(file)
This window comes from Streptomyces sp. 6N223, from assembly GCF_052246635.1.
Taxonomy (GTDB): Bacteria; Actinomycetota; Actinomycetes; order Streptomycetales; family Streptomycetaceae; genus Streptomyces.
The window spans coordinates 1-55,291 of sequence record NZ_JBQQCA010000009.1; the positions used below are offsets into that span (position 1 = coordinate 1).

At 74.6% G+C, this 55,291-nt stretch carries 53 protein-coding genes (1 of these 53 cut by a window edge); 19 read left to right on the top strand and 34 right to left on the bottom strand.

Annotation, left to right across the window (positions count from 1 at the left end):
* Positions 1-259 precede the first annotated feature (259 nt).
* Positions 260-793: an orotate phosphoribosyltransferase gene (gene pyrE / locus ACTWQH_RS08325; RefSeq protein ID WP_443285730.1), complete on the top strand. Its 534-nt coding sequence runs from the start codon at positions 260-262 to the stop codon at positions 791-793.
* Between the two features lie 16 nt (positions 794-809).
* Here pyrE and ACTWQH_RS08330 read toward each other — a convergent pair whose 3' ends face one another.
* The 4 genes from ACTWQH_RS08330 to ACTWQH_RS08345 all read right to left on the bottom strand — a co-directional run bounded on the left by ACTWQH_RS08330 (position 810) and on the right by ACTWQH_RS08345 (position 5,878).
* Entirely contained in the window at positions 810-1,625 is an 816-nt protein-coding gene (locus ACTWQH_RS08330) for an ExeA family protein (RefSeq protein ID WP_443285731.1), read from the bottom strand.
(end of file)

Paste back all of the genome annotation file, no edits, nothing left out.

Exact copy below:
This window comes from Streptomyces sp. 6N223, from assembly GCF_052246635.1.
Taxonomy (GTDB): Bacteria; Actinomycetota; Actinomycetes; order Streptomycetales; family Streptomycetaceae; genus Streptomyces.
The window spans coordinates 1-55,291 of sequence record NZ_JBQQCA010000009.1; the positions used below are offsets into that span (position 1 = coordinate 1).

At 74.6% G+C, this 55,291-nt stretch carries 53 protein-coding genes (1 of these 53 cut by a window edge); 19 read left to right on the top strand and 34 right to left on the bottom strand.

Annotation, left to right across the window (positions count from 1 at the left end):
* Positions 1-259 precede the first annotated feature (259 nt).
* Positions 260-793: an orotate phosphoribosyltransferase gene (gene pyrE / locus ACTWQH_RS08325; RefSeq protein ID WP_443285730.1), complete on the top strand. Its 534-nt coding sequence runs from the start codon at positions 260-262 to the stop codon at positions 791-793.
* Between the two features lie 16 nt (positions 794-809).
* Here pyrE and ACTWQH_RS08330 read toward each other — a convergent pair whose 3' ends face one another.
* The 4 genes from ACTWQH_RS08330 to ACTWQH_RS08345 all read right to left on the bottom strand — a co-directional run bounded on the left by ACTWQH_RS08330 (position 810) and on the right by ACTWQH_RS08345 (position 5,878).
* Entirely contained in the window at positions 810-1,625 is an 816-nt protein-coding gene (locus ACTWQH_RS08330) for an ExeA family protein (RefSeq protein ID WP_443285731.1), read from the bottom strand.